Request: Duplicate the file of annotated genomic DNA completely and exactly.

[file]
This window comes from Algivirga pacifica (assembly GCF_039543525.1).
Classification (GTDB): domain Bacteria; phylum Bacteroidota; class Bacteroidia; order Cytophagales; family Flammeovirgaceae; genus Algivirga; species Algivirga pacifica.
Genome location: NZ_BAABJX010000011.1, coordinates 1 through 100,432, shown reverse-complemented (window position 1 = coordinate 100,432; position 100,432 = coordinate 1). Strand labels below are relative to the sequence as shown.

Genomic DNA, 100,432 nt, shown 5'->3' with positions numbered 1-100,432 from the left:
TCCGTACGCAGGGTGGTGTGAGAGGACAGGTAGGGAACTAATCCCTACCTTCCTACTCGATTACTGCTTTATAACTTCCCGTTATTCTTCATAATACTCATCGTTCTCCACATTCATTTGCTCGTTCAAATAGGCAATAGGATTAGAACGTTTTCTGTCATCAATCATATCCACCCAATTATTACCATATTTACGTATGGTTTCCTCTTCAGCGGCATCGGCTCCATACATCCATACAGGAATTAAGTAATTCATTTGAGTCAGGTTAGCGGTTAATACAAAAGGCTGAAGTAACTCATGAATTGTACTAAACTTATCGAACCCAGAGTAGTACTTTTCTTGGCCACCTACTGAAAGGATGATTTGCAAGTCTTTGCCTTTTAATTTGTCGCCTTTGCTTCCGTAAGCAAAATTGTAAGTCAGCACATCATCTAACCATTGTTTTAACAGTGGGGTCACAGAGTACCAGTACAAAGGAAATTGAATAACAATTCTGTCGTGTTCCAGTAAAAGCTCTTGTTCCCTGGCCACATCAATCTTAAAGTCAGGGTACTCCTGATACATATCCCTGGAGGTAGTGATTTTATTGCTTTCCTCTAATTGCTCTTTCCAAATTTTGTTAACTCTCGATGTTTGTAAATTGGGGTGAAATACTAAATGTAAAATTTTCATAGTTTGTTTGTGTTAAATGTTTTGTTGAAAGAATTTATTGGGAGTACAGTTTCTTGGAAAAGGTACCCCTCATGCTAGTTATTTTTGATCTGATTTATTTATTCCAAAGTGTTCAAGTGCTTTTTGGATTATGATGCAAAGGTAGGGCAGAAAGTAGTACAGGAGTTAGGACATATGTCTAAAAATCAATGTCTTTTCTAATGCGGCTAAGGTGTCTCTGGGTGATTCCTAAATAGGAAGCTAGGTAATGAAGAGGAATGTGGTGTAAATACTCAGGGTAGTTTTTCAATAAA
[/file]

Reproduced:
This window comes from Algivirga pacifica (assembly GCF_039543525.1).
Classification (GTDB): domain Bacteria; phylum Bacteroidota; class Bacteroidia; order Cytophagales; family Flammeovirgaceae; genus Algivirga; species Algivirga pacifica.
Genome location: NZ_BAABJX010000011.1, coordinates 1 through 100,432, shown reverse-complemented (window position 1 = coordinate 100,432; position 100,432 = coordinate 1). Strand labels below are relative to the sequence as shown.

Genomic DNA, 100,432 nt, shown 5'->3' with positions numbered 1-100,432 from the left:
TCCGTACGCAGGGTGGTGTGAGAGGACAGGTAGGGAACTAATCCCTACCTTCCTACTCGATTACTGCTTTATAACTTCCCGTTATTCTTCATAATACTCATCGTTCTCCACATTCATTTGCTCGTTCAAATAGGCAATAGGATTAGAACGTTTTCTGTCATCAATCATATCCACCCAATTATTACCATATTTACGTATGGTTTCCTCTTCAGCGGCATCGGCTCCATACATCCATACAGGAATTAAGTAATTCATTTGAGTCAGGTTAGCGGTTAATACAAAAGGCTGAAGTAACTCATGAATTGTACTAAACTTATCGAACCCAGAGTAGTACTTTTCTTGGCCACCTACTGAAAGGATGATTTGCAAGTCTTTGCCTTTTAATTTGTCGCCTTTGCTTCCGTAAGCAAAATTGTAAGTCAGCACATCATCTAACCATTGTTTTAACAGTGGGGTCACAGAGTACCAGTACAAAGGAAATTGAATAACAATTCTGTCGTGTTCCAGTAAAAGCTCTTGTTCCCTGGCCACATCAATCTTAAAGTCAGGGTACTCCTGATACATATCCCTGGAGGTAGTGATTTTATTGCTTTCCTCTAATTGCTCTTTCCAAATTTTGTTAACTCTCGATGTTTGTAAATTGGGGTGAAATACTAAATGTAAAATTTTCATAGTTTGTTTGTGTTAAATGTTTTGTTGAAAGAATTTATTGGGAGTACAGTTTCTTGGAAAAGGTACCCCTCATGCTAGTTATTTTTGATCTGATTTATTTATTCCAAAGTGTTCAAGTGCTTTTTGGATTATGATGCAAAGGTAGGGCAGAAAGTAGTACAGGAGTTAGGACATATGTCTAAAAATCAATGTCTTTTCTAATGCGGCTAAGGTGTCTCTGGGTGATTCCTAAATAGGAAGCTAGGTAATGAAGAGGAATGTGGTGTAAATACTCAGGGTAGTTTTTCAATAAA